Time to formally protect workers in the gig economy

The gig economy is defined as a labor market characterized by the prevalence of short-term contracts or freelance work as opposed to permanent jobs. Throughout history, the gig economy is a vital one, with gig workers (aka freelancers) taking up temporary or project-based work. They are hired to complete a particular task or for a certain period of time. There is no formal employer-employee relationship, and compensation is given after the fulfillment of agreed upon project deliverables.

The pandemic has expanded the number of workers in the gig economy. Many Filipinos were laid off in their formal employment, compelling them to find alternative sources of income. Soon, they became delivery riders, rideshare drivers, online assistants, personal shoppers, etc.

In most instances, while the pay is enough to get by, there are risks involved, affecting their safety and sometimes, their lives.

It is not surprising to learn about accidents of rideshare drivers or delivery riders. Day in, day out, we read about how riders were sideswiped by a truck on the road, hit by an incoming vehicle, or involved in an accident caused by road hazards.

A week ago, we learned about the plight of a delivery rider who was found dead while resting on his motorcycle. His story is just one of the many tragedies in this line of work.

While work-related accidents or adverse health effects may be inevitable in whatever kind of profession one is involved in, there should be adequate protection provided to these gig workers. This is the gist behind Senate Bill 1373, or the Protektadong Online Workers, Entrepreneurs, Riders, at Raketera (POWERR) Act, which seeks to “protect the rights and welfare of gig economy workers that include delivery riders and freelancers, who are getting low pay with precarious conditions at work.”
This bill was filed by Senator Risa Hontiveros, who urged her colleagues to “immediately pass this measure.”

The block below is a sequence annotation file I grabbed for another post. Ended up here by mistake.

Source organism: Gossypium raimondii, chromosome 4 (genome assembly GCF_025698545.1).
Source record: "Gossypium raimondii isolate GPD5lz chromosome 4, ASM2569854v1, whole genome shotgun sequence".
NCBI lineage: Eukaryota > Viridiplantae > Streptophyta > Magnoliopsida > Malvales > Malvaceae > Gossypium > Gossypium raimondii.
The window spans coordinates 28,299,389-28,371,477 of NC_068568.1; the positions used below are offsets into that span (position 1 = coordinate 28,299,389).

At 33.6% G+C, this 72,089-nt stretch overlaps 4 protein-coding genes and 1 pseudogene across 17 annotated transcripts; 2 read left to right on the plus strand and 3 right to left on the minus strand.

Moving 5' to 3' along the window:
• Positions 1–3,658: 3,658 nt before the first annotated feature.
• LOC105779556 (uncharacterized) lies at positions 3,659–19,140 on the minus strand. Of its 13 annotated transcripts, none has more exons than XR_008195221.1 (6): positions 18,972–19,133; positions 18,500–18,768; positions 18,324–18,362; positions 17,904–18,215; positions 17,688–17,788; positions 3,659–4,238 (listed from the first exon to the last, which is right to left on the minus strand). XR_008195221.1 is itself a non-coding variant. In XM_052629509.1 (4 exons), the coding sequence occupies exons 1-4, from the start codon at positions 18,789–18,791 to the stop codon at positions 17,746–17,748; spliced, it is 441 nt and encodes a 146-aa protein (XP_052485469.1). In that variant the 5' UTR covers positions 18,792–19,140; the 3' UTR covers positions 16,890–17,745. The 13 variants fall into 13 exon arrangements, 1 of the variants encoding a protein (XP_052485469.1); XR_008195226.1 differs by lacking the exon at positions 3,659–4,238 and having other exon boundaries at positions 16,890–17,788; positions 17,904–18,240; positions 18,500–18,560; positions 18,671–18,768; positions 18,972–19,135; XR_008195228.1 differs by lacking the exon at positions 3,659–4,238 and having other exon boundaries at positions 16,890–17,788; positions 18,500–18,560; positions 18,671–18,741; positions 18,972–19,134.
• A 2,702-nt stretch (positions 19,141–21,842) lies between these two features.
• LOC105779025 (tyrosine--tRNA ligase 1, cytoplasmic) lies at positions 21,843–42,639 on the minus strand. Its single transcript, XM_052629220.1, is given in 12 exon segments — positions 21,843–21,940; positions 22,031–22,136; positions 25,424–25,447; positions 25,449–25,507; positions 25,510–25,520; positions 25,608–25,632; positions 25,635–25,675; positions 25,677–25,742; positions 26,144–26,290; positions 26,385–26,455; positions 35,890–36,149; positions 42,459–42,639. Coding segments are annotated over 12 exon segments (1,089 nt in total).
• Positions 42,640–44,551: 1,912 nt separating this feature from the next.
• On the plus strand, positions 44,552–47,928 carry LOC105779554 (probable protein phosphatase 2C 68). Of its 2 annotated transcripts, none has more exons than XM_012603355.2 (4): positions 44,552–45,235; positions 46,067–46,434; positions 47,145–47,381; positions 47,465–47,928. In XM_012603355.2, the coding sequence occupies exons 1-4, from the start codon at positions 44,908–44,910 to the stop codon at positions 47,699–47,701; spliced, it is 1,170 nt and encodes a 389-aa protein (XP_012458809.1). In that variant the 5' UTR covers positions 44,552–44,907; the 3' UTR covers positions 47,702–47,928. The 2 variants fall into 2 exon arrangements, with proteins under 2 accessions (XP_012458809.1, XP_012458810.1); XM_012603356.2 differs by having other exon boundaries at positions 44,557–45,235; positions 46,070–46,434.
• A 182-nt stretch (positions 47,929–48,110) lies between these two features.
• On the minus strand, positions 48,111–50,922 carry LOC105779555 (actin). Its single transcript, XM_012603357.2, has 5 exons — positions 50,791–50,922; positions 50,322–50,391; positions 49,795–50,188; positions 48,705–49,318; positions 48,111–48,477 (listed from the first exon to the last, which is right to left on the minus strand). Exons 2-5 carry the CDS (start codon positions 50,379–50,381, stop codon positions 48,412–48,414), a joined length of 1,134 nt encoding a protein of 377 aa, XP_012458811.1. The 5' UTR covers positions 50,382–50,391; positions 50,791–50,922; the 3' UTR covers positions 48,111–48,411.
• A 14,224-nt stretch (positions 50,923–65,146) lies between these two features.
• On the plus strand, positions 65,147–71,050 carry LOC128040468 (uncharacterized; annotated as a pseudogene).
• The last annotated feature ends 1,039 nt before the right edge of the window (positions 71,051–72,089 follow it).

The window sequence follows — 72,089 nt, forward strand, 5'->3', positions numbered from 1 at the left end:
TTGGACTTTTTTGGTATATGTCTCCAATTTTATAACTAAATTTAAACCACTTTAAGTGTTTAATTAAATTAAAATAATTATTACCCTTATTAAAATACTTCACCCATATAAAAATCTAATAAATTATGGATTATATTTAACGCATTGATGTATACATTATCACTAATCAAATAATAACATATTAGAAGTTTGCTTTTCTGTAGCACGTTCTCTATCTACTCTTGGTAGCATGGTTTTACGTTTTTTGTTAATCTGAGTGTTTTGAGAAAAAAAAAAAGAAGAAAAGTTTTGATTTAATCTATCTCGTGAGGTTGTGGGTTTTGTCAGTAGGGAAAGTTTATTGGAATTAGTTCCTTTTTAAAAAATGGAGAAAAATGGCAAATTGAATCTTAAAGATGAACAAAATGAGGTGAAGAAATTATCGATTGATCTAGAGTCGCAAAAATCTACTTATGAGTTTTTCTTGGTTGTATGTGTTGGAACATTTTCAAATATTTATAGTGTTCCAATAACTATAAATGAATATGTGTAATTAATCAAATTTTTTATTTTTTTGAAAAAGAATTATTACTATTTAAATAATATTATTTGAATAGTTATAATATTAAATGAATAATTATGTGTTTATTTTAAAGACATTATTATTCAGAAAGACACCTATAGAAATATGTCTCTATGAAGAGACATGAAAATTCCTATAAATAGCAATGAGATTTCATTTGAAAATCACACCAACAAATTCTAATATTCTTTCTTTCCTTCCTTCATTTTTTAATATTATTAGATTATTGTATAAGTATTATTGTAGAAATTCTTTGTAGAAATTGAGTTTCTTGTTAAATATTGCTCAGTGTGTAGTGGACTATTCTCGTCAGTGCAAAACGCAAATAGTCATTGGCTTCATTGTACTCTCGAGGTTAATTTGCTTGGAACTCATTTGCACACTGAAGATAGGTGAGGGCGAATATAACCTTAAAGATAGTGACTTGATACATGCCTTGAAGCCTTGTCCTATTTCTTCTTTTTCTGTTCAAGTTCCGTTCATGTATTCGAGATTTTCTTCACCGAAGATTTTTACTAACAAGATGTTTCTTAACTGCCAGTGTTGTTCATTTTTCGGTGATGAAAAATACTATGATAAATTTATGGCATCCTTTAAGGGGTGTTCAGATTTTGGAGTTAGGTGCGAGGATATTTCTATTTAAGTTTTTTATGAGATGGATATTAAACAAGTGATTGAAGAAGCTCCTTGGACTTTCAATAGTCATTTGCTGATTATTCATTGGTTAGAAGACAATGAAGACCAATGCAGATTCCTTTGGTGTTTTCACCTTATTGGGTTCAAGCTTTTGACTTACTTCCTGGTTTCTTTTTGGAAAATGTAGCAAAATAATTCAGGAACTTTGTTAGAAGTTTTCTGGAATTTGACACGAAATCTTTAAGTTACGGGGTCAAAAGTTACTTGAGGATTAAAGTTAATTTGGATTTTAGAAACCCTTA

In her proposal, Hontiveros said measures that could possibly protect gig economy workers include their enrollment in government social protection programs such as PhilHealth, SSS, and Pag-IBIG, etc.
She also proposed that online platforms that secure services of independent contractors shall be “held liable for injuries sustained by workers in the performance of their duty, particularly delivery riders.”
Hontiveros’ bill is one of the proposals to formally protect the gig workers. Another is from Senator Joel Villanueva, whose Senate Bill 136 is the Freelancers Protection Act. The senator is pushing to secure the rights and welfare of some 1.5 million gig economy workers in the Philippines, whose numbers are expected to rise as the country recovers from the pandemic.

He added that the Philippines ranked as the sixth fastest growing market in the world for the gig economy according to the 2018 Gig Economy Index.

“As the numbers of freelance workers continue to increase, it has become more apparent that this new class of workers require protection from new laws, with due regard to the special nature of their engagement which makes them more prone to abuse and exploitation," he said.

“We have heard stories of freelance workers and independent contractors being abused and exploited for projects only to be underpaid, receive delayed payments after a year, or not be paid at all. Freelancing isn't for free."

Gig worker or not, every human being deserves the full protection of the law — more so for Filipino workers who are earning a decent living, toiling each day under the sun, and working their fingers to the bone.